Henry James based his 1881 novella Washington Square on a real-life incident, wherein a young actor of his acquaintance married an unattractive but very wealthy young woman for the express purpose of living the rest of his life in luxury. Washington Square was turned into a stage play in 1946 by Ruth and Augustus Goetz; this, in turn was adapted ...Read MoreHenry James based his 1881 novella Washington Square on a real-life incident, wherein a young actor of his acquaintance married an unattractive but very wealthy young woman for the express purpose of living the rest of his life in luxury. Washington Square was turned into a stage play in 1946 by Ruth and Augustus Goetz; this, in turn was adapted for the movies under the title The Heiress. Olivia DeHavilland won an Academy Award (her second) for her portrayal of Catherine Sloper, the plain-Jane daughter of wealthy widower Dr. Austin Sloper (Ralph Richardson). Catherine is not only unattractive, but lacks most of the social graces, thanks in great part to the domineering attitudes of her father. When Catherine falls in love with handsome young Morris Townsend (Montgomery Clift), she is convinced that her love is reciprocated, else why would Morris be so affectionate towards her? Dr. Sloper sees things differently, correctly perceiving that Morris is a callow fortune hunter. Standing up to her father for the first time in her life, Catherine insists that she will elope with Morris; but when Dr. Sloper threatens to cut off her dowry, Morris disappears. Still, Catherine threatens to run off with the next young man who pays any attention to her; Sloper, belatedly realizing how much he has hurt his only child, arranges to leave her his entire fortune. Years pass: Morris returns, insisting that he'd only left because he didn't want to cause Catherine the "grief" of being disinherited. Seemingly touched by Morris' "sincerity", Catherine agrees to elope with him immediately. But when Morris arrives at the appointed hour, he finds the door locked and bolted. Asked how she can treat Morris so cruelly, Catherine replies coldly "Yes, I can be very cruel. I have been taught by masters." Though The Heiress ends on a downbeat note, the audience is gratified to know that Catherine Sloper has matured from ugly-duckling loser to a tower of strength who will never allow herself to be manipulated by anyone ever again. Hal Erickson, RoviRead Less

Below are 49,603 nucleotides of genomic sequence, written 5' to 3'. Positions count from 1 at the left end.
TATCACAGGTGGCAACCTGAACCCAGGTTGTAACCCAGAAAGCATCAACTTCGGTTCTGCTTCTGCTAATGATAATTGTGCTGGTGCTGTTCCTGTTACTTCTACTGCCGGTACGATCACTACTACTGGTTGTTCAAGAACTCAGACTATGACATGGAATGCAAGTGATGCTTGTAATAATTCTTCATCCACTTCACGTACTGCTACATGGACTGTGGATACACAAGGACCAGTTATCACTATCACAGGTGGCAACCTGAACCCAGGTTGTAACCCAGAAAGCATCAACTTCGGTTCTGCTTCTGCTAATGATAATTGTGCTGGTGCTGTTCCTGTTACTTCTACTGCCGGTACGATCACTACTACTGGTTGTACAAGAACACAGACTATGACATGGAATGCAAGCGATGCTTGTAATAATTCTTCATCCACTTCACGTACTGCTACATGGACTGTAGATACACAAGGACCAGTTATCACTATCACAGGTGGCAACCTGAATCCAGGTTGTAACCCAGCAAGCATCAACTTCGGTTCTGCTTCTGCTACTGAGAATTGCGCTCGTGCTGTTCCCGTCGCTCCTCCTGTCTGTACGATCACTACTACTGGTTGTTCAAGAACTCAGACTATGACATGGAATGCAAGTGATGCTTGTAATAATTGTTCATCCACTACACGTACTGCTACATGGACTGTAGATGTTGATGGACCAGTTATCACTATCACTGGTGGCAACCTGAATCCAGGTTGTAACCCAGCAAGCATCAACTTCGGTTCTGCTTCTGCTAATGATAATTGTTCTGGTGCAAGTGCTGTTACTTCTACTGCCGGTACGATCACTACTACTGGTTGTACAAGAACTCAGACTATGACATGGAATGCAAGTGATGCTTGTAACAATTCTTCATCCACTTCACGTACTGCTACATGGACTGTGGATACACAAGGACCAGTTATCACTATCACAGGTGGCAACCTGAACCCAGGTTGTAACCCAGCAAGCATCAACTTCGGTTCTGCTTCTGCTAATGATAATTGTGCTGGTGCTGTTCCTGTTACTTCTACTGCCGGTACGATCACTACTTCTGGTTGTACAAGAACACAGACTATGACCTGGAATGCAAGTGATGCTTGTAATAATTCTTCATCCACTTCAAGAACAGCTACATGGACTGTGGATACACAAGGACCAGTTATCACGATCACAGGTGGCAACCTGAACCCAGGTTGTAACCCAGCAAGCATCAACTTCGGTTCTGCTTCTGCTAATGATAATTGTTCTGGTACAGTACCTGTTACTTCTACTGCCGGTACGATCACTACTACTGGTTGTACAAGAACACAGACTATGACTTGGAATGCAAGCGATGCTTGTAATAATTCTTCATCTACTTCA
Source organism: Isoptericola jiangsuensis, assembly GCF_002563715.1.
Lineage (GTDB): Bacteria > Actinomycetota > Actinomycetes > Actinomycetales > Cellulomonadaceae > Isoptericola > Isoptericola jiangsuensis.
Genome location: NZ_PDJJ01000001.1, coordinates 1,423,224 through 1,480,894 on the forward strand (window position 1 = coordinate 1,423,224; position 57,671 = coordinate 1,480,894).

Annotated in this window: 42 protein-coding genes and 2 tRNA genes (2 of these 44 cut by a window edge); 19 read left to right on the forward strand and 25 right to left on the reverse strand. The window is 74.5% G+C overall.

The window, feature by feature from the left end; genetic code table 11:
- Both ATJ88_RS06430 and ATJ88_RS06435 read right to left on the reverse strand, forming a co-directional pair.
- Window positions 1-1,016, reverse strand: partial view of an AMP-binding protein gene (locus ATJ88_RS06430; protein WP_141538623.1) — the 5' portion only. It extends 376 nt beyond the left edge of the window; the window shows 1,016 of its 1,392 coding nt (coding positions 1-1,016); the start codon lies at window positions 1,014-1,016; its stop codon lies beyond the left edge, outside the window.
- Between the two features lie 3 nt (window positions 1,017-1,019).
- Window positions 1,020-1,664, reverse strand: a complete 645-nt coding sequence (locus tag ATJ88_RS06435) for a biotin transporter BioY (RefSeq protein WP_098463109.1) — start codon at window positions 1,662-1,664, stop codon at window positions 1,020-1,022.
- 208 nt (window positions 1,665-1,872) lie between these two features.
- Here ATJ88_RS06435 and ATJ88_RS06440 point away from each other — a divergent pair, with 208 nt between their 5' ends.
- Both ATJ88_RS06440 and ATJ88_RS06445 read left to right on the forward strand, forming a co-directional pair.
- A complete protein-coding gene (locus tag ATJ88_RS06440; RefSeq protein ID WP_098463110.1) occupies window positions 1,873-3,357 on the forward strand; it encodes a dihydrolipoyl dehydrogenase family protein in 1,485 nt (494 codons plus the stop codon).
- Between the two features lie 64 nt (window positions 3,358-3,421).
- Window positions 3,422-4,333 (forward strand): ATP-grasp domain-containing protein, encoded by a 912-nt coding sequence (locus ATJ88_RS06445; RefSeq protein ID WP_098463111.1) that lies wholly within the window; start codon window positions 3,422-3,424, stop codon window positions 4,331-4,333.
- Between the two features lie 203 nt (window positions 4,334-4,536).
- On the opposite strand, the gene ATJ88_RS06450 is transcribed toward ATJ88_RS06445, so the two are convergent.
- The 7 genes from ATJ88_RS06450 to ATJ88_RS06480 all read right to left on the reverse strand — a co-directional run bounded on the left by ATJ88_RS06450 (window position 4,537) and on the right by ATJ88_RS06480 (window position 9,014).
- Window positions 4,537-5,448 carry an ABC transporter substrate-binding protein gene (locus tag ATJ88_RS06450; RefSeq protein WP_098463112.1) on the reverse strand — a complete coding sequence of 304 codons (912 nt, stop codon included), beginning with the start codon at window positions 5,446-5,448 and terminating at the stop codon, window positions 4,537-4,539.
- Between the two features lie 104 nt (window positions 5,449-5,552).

Fine. 025193236722 All our DVDs are in original condition from private collections! Please refer to the Condition Guidelines and see our thousands of Customers feedback for assurance. First Class Mail!
this movie was based on a hit stage play that was based on an american classic novel by henry james. sometimes there is too much baggage when adapting from medium to medium and something suffers. not this time however. the story of an ugly duckling, a wealthy one at that, who is psycologicaly abused by a cold and distant father, then ricocheted to a handsome and smooth fortune hunter, only to have a betrayal by him proves to be the fire that molds the heires's character. this movie proves the axiom that character is fate. music is by aaron copeland, the movie is in black and white,but the sets and period details are beautifully appointed. directed by william wyler, it is probably one of the landmark movies of the 1940s.